“Let all bitterness, and wrath, and anger, and clamour, and evil speaking, be put away from you, with all malice: and be ye kind one to another, tenderhearted, forgiving one another, even as God for Christ’s sake hath forgiven you” (Eph. 4:31-32). Bickering, arguing, unkind teasing, biting sarcasm can creep into homes sometimes imperceptibly. And frequently this means that parents are themselves guilty. Many times adults have enough self-awareness to keep their unkindness tethered to a wobbly pole we might call “good manners.” This doesn’t mean you aren’t being unkind, you’ve just gotten good at being unkind in and around and beside “good manners.” But kids are frequently not quite as socially adept, and therefore, their unkindness is more exposed and raw. When your kids bicker regularly, you should think at least two things: first, they probably got it from you, and second, you may be doing it without knowing it. So do some checking: How do you talk about your children to your spouse or friends? How do you talk about them, even when they aren’t right there listening to you? How do you talk to or about your spouse? How does the Father speak to and about His Son? And you might object that the Father had a perfectSon, but the Bible is clear that we are called to imitate our perfectFather anyway: “Be ye therefore perfect, even as your Father which is heaven is perfect” (Mt. 5:48). There is a time to ask for counsel about a difficulty, but even that request should be made in imitation of the Father, full of kindness and delight. You prepare well for anything when you practice kindness.
A Grab Bag of Other Temptations
Summertime can be an opportunity for the devil to tempt you sexually. This may be related to people thinking that it’s OK not to wear most of their clothes if they’re within 100 yards of a body of water, but if you know it’s coming, prepare yourself now. And this goes for those who may be tempted to undress that way because, well, everyone else is doing it. The Bible is clear that lust begins in the heart, and is adultery in the heart, and this goes for those who are tempted to look and for those who are tempted to try to get the looks (Mt. 5:27-30). But this warning can also apply to courtships, engagements, unwise friendships, Netflix, and cell phones. And remember that Jesus said to cut off the hands and eyes that cause us to sin, which if you think about it, would be painful and awkward, and so it may mean ditching a friendship, finding a different job, or getting a dumb phone. Related to lust is the sin of envy. Prepare your hearts not to envy the summer break of someone else. Some of you will go on vacations to the Bahamas and some of you will work 60 hours a week to barely pay your bills. Some of you will get new houses or cars or girlfriends, and some of you will still be in the beater you inherited from gramps and as single as the pope at the end of summer. Determine now that you will praise God for it all, and that you will rejoice with those who rejoice. Finally, be prepared for temptations to be lazy, either fighting sin or indulging your appetites. Drunkenness is a sin, even if nobody around you can tell that you’re drunk, and so is getting “drunk” on pot or pain killers (Eph. 5:18, 1 Thess. 5:7).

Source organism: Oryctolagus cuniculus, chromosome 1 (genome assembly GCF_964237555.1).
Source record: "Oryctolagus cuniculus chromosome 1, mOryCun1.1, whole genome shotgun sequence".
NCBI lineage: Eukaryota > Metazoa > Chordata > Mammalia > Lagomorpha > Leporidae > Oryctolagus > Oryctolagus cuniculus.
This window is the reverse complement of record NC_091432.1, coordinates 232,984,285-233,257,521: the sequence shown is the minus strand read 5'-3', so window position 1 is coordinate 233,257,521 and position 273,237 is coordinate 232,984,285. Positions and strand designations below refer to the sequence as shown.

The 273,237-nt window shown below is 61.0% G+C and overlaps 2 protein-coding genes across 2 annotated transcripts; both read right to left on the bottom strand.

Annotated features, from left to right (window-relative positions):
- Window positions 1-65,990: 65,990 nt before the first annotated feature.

Conclusion: Crush Your Summer
But the point of all of this is not merely to stay out of trouble. The point is actually that you put some thought into how you will use your summer to maximize the glory you can bring to God. As John Piper might put it, don’t waste your summer. You not only want to plan to avoid sin; you also want to plan to succeed, plan to accomplish, plan to draw closer to God, closer to your people, and grow in holiness. When September comes around, you want to look back and see progress in the fruit of the Spirit. And one of the best ways you can ensure that you grow is to make sure you plan to eat. Remember, man doesn’t live by bread alone but by every word that proceeds from the mouth of God. So plan to binge on the Bible this summer. Don’t go light on Scripture. Be extreme in the Word. Guzzle it. Feast on it. Not because you haveto but because you getto. Because His Word is good. Because when we come hungry His Word is always ultimately kindness and blessing.